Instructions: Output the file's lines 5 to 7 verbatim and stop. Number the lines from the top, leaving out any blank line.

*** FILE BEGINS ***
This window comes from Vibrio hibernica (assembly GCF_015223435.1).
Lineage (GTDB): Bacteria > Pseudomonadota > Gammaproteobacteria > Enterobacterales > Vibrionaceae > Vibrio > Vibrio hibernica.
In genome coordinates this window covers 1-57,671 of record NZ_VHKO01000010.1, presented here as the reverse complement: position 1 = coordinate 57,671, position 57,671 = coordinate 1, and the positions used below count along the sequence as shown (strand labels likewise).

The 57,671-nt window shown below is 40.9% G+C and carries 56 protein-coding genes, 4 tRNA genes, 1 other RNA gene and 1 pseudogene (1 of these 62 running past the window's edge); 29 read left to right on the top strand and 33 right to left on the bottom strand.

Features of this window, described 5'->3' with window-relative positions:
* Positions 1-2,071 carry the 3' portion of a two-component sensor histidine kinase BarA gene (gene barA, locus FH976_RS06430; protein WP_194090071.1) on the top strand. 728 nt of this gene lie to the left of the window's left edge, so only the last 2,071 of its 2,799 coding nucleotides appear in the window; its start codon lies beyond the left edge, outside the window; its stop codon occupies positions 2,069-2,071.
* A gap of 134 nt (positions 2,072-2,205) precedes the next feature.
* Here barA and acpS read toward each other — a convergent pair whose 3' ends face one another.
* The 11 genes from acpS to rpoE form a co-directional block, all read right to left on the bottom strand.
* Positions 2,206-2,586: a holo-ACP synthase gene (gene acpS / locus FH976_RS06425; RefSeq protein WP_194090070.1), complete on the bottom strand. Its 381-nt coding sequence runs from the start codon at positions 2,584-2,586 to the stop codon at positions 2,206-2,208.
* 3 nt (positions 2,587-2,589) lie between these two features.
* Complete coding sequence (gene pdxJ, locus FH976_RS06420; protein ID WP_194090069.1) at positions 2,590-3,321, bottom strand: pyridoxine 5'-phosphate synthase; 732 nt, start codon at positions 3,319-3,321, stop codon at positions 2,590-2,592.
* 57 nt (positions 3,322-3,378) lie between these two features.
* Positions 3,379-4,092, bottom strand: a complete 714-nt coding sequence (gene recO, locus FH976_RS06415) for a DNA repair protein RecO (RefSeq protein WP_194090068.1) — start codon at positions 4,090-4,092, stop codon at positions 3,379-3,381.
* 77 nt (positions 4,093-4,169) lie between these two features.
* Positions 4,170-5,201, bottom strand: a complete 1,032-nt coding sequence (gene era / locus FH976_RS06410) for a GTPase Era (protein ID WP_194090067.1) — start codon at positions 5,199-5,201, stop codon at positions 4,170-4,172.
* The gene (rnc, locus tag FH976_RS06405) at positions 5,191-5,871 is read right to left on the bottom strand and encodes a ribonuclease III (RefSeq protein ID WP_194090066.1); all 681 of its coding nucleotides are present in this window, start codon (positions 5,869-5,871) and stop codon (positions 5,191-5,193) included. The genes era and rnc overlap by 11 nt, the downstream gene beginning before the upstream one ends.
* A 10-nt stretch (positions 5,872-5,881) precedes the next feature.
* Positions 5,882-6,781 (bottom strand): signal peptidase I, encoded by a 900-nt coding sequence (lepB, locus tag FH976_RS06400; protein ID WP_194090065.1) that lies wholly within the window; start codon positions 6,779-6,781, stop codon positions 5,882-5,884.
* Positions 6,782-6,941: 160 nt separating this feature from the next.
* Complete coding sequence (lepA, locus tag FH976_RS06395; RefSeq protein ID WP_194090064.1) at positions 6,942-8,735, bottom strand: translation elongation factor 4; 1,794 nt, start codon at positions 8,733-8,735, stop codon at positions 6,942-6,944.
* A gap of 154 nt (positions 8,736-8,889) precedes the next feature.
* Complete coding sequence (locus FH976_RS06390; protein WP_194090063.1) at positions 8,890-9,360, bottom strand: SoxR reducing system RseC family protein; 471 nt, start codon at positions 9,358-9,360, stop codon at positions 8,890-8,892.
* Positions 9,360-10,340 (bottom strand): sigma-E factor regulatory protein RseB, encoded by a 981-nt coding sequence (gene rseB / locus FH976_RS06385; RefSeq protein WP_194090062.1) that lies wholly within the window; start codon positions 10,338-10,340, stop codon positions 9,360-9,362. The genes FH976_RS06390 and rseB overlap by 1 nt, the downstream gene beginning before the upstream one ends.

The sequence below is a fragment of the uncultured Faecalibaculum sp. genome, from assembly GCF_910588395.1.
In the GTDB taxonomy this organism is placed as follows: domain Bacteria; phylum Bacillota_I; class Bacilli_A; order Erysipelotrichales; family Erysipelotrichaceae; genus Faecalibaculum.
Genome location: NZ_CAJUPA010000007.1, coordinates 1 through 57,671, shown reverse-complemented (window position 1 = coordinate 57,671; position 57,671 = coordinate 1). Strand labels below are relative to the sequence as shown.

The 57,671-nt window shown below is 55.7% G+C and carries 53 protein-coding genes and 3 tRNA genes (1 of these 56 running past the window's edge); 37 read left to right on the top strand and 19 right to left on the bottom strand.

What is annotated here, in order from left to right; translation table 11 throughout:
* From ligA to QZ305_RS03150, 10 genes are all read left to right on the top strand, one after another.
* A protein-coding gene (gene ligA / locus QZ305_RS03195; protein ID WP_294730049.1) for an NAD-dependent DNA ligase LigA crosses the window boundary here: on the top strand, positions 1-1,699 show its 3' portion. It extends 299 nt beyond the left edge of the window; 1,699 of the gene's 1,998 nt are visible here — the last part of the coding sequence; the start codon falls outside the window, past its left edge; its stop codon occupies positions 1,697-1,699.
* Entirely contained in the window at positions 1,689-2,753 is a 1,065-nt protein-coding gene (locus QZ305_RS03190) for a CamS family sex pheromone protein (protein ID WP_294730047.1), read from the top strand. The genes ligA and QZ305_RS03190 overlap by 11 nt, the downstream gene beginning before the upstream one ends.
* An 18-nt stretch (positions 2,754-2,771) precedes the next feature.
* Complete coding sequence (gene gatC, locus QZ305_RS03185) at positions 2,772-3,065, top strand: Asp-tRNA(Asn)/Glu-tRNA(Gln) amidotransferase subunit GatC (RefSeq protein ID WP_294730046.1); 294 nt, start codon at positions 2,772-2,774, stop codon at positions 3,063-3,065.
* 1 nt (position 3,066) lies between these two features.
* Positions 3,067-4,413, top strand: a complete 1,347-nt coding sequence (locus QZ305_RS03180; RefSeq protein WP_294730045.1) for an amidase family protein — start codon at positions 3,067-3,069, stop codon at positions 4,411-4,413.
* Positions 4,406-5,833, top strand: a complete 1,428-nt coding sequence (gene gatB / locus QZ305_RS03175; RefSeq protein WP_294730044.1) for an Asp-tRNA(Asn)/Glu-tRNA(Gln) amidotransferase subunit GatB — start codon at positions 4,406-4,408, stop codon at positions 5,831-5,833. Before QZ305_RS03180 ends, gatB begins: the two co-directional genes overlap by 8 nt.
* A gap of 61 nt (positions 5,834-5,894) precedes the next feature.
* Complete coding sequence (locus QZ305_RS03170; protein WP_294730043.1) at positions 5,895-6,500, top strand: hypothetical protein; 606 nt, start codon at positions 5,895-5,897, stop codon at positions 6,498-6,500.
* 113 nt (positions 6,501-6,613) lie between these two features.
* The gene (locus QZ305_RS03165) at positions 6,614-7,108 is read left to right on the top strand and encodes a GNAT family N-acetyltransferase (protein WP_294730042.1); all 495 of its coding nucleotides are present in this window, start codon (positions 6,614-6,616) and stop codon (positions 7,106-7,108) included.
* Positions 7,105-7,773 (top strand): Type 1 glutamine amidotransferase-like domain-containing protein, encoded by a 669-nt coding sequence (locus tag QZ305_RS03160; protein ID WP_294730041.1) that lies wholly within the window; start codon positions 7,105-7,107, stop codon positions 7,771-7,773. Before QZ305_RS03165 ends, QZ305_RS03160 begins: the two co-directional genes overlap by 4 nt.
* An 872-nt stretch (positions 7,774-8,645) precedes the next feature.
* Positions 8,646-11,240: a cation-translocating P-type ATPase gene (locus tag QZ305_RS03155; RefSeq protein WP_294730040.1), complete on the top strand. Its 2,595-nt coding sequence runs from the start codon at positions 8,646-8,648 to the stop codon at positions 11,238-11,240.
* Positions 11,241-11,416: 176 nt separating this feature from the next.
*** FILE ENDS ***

Features of this window, described 5'->3' with window-relative positions:
* Positions 1-2,071 carry the 3' portion of a two-component sensor histidine kinase BarA gene (gene barA, locus FH976_RS06430; protein WP_194090071.1) on the top strand. 728 nt of this gene lie to the left of the window's left edge, so only the last 2,071 of its 2,799 coding nucleotides appear in the window; its start codon lies beyond the left edge, outside the window; its stop codon occupies positions 2,069-2,071.
* A gap of 134 nt (positions 2,072-2,205) precedes the next feature.